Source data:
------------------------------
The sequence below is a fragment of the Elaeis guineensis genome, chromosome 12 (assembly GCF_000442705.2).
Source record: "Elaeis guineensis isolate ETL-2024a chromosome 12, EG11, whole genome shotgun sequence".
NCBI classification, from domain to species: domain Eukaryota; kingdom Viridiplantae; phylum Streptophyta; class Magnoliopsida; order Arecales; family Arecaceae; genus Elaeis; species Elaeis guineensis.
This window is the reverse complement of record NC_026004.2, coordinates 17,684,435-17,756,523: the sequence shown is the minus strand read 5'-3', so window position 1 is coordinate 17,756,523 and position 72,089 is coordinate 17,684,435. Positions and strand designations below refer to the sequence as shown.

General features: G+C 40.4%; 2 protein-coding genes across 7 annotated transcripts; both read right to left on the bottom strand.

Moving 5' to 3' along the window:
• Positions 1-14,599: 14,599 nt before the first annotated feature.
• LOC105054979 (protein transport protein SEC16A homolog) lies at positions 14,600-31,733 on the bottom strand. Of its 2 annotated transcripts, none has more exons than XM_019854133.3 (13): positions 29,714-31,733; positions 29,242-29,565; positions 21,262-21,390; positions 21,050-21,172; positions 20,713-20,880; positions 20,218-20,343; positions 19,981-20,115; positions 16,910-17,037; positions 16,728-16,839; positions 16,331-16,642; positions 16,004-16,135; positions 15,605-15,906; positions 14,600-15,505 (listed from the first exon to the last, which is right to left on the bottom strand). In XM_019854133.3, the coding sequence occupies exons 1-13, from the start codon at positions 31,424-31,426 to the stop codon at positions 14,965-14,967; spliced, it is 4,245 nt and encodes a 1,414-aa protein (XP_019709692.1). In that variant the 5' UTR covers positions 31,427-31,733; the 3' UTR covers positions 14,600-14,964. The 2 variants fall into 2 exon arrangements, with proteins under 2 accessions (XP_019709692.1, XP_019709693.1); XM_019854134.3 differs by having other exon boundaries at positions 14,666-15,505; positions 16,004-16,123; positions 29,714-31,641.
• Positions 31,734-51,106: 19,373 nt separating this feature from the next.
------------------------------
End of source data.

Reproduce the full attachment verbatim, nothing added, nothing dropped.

The sequence below is a fragment of the Elaeis guineensis genome, chromosome 12 (assembly GCF_000442705.2).
Source record: "Elaeis guineensis isolate ETL-2024a chromosome 12, EG11, whole genome shotgun sequence".
NCBI classification, from domain to species: domain Eukaryota; kingdom Viridiplantae; phylum Streptophyta; class Magnoliopsida; order Arecales; family Arecaceae; genus Elaeis; species Elaeis guineensis.
This window is the reverse complement of record NC_026004.2, coordinates 17,684,435-17,756,523: the sequence shown is the minus strand read 5'-3', so window position 1 is coordinate 17,756,523 and position 72,089 is coordinate 17,684,435. Positions and strand designations below refer to the sequence as shown.

General features: G+C 40.4%; 2 protein-coding genes across 7 annotated transcripts; both read right to left on the bottom strand.

Moving 5' to 3' along the window:
• Positions 1-14,599: 14,599 nt before the first annotated feature.
• LOC105054979 (protein transport protein SEC16A homolog) lies at positions 14,600-31,733 on the bottom strand. Of its 2 annotated transcripts, none has more exons than XM_019854133.3 (13): positions 29,714-31,733; positions 29,242-29,565; positions 21,262-21,390; positions 21,050-21,172; positions 20,713-20,880; positions 20,218-20,343; positions 19,981-20,115; positions 16,910-17,037; positions 16,728-16,839; positions 16,331-16,642; positions 16,004-16,135; positions 15,605-15,906; positions 14,600-15,505 (listed from the first exon to the last, which is right to left on the bottom strand). In XM_019854133.3, the coding sequence occupies exons 1-13, from the start codon at positions 31,424-31,426 to the stop codon at positions 14,965-14,967; spliced, it is 4,245 nt and encodes a 1,414-aa protein (XP_019709692.1). In that variant the 5' UTR covers positions 31,427-31,733; the 3' UTR covers positions 14,600-14,964. The 2 variants fall into 2 exon arrangements, with proteins under 2 accessions (XP_019709692.1, XP_019709693.1); XM_019854134.3 differs by having other exon boundaries at positions 14,666-15,505; positions 16,004-16,123; positions 29,714-31,641.
• Positions 31,734-51,106: 19,373 nt separating this feature from the next.